Fighting A War Against An Invisible Enemy, Soldiers Battle PTSD

Julie Gerstein | The Frisky | August 24, 2012

Desperation, depression — and an overwhelming feeling of desertion — are the dangerous components that have contributed to the rising tide of suicide and mental health problems in the military. Just this week it was announced that for the sixth year in a row, suicide among members of the armed forces is on the rise. Mental health has been a growing problem in the military, as waves of soldiers continue to return from Afghanistan and Iraq in much worse shape than they left. New statistics reveal that for the second year in a row, more soldiers have killed themselves than been killed in active duty. July 2012 was the worst month for military suicides to date, with 39 self-inflicted deaths reported. That’s up from 24 the month before. Suicide is now the leading cause of death among soldiers.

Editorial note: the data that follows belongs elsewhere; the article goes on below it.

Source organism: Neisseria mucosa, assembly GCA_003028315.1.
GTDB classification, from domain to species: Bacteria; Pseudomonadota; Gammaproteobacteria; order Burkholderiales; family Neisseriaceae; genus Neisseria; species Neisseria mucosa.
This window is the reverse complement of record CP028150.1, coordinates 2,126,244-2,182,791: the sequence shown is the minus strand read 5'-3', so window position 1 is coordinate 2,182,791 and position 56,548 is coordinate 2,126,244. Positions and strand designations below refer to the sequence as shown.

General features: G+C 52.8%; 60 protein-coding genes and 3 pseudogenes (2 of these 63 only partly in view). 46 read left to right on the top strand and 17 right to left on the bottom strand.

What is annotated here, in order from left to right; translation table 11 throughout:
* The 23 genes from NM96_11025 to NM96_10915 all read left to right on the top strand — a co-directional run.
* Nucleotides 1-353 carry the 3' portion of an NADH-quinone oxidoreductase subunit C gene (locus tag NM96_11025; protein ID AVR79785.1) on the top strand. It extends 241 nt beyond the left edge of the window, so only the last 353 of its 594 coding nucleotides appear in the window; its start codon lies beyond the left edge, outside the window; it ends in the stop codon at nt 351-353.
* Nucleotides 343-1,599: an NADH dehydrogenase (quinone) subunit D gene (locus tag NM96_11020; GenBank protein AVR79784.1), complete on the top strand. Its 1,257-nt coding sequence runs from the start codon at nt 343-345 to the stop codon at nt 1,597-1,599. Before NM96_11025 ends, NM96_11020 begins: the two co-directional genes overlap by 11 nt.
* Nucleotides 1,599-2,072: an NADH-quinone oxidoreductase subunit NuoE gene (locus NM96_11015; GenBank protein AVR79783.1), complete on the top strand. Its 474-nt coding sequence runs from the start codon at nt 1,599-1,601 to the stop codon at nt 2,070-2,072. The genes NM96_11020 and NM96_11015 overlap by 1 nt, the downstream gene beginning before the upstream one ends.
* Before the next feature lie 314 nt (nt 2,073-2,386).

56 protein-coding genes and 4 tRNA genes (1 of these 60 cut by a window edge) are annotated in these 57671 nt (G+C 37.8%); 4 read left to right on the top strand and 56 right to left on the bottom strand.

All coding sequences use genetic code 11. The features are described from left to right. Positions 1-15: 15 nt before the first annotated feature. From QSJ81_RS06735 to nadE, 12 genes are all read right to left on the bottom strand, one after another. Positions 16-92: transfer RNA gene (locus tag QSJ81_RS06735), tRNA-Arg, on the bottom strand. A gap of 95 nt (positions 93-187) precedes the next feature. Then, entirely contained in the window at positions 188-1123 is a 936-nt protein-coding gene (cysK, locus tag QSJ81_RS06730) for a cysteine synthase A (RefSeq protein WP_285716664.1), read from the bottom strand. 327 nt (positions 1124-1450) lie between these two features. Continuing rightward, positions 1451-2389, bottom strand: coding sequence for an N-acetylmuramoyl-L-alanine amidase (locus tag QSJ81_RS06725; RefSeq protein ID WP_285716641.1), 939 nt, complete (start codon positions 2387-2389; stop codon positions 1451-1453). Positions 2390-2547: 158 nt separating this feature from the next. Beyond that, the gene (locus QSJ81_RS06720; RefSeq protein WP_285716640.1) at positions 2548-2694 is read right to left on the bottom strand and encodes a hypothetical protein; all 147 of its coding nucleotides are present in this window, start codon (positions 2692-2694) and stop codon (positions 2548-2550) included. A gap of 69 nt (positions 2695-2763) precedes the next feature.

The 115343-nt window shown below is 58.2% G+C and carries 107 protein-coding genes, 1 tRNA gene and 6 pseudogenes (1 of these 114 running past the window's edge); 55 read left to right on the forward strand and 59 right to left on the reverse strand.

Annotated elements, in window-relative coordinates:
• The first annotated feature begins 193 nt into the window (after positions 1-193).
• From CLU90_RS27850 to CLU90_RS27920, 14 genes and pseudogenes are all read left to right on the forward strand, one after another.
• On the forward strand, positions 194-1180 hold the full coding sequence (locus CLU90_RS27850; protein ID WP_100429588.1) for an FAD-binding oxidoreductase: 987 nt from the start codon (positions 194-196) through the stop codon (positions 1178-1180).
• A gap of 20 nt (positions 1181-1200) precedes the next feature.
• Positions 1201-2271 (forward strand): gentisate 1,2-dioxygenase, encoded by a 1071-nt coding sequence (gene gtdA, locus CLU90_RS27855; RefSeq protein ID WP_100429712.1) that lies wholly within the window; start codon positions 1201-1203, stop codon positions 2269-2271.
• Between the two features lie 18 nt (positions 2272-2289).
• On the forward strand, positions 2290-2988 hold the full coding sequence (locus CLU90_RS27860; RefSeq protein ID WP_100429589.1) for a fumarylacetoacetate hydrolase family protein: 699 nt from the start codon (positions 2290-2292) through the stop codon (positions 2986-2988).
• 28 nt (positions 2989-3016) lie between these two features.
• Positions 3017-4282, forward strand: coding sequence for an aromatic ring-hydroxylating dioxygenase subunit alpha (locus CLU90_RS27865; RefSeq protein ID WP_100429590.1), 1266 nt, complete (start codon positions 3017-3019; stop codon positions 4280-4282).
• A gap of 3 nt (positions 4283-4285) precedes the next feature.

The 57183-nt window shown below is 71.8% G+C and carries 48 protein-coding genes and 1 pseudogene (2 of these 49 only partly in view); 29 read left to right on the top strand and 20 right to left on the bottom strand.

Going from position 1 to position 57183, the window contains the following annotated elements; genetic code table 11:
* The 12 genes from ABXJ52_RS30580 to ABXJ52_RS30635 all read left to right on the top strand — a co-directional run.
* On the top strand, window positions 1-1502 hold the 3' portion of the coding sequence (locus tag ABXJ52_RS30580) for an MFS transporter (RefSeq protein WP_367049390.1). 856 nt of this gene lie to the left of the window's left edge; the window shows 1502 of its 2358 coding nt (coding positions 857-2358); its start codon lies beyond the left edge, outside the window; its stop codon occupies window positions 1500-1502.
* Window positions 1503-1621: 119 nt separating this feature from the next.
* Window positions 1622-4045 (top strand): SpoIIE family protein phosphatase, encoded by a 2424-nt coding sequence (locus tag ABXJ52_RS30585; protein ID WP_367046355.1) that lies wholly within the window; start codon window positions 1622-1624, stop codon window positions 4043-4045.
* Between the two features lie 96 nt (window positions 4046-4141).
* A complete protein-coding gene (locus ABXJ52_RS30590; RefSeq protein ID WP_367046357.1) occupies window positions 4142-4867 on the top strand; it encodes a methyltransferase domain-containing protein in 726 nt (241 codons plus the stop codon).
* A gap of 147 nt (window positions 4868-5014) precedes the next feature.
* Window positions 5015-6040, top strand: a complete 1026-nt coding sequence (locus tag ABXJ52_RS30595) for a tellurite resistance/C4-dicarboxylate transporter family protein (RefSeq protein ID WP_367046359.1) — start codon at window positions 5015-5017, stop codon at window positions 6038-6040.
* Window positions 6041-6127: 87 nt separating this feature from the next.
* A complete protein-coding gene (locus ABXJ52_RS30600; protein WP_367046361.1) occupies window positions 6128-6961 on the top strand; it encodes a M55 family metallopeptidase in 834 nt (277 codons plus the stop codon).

Soldiers returning from war suffer a host of problems — from difficulty reintegrating into family and home life, to finding a job. But by far one of the biggest problems for military veterans is dealing with post traumatic stress disorder. Post traumatic stress disorder — or PTSD — describes a host of symptoms, including depression, upsetting memories of the event, increased jumpiness, and insomnia. It’s estimated that between 7-8 percent of the general population will experience PTSD at some point in their lives...